We hear a lot about organizations that have poor culture or where the culture isn't transmitting, because they just went through a lot of turnover over the past three years, and they're continuing to grow. There's a ton of new people coming in and there are individuals who were there before the pandemic, who really know the culture that defined an organization at one point - but are struggling to diffuse it out. Oftentimes it's because they don't have these moments where multiple people can get together and create relationships, where they can understand why the company is doing what they're doing. And that takes more than just one person.
We're finding oftentimes that people are just connected one-on-one and don't have those structures to get the social proof they require from different people within the organization. That is why the moments that we come together, whether virtual or in person, need to be structured to foster relationship building.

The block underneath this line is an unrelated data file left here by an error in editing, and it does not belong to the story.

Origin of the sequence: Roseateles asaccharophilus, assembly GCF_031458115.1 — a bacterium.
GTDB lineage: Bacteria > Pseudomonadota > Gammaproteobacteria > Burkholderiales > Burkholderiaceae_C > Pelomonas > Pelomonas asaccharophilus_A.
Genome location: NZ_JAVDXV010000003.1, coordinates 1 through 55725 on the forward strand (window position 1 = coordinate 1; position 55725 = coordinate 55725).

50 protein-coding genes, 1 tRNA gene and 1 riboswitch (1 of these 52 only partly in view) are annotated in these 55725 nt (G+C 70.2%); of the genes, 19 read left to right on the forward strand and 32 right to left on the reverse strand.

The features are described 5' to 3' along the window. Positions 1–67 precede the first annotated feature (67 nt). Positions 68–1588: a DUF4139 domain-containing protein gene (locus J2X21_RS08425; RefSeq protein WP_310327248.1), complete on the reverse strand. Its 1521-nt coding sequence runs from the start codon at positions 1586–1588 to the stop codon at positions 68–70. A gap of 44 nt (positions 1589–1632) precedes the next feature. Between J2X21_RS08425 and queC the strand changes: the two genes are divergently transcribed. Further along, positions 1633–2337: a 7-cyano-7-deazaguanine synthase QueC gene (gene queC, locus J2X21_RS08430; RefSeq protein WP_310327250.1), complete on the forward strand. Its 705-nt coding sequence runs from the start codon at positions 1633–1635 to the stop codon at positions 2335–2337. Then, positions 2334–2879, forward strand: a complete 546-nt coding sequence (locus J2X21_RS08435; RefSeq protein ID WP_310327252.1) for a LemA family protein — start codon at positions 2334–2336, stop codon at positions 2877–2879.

One of the simplest things that we find so effective is taking the time to get to know each other.
We find it really effective with teams that have a lot of new people - or when a new team is formed and people didn't have the opportunity to meet before that, to have a daily standup: 15, 20, or 30 minutes. If there's no pressing business or there's no fire alarm that you're dealing with, you can take that time to just shoot the breeze and ask people to share a bit about what they're interested in or working on. And then people discover those shared similarities, learn what they are passionate about, what the commitments, concerns and realities of their teammates areThen people will start to understand how they can relate to one another and form strong relationships where they can learn how to empathize, how to communicate with each other and what drives them.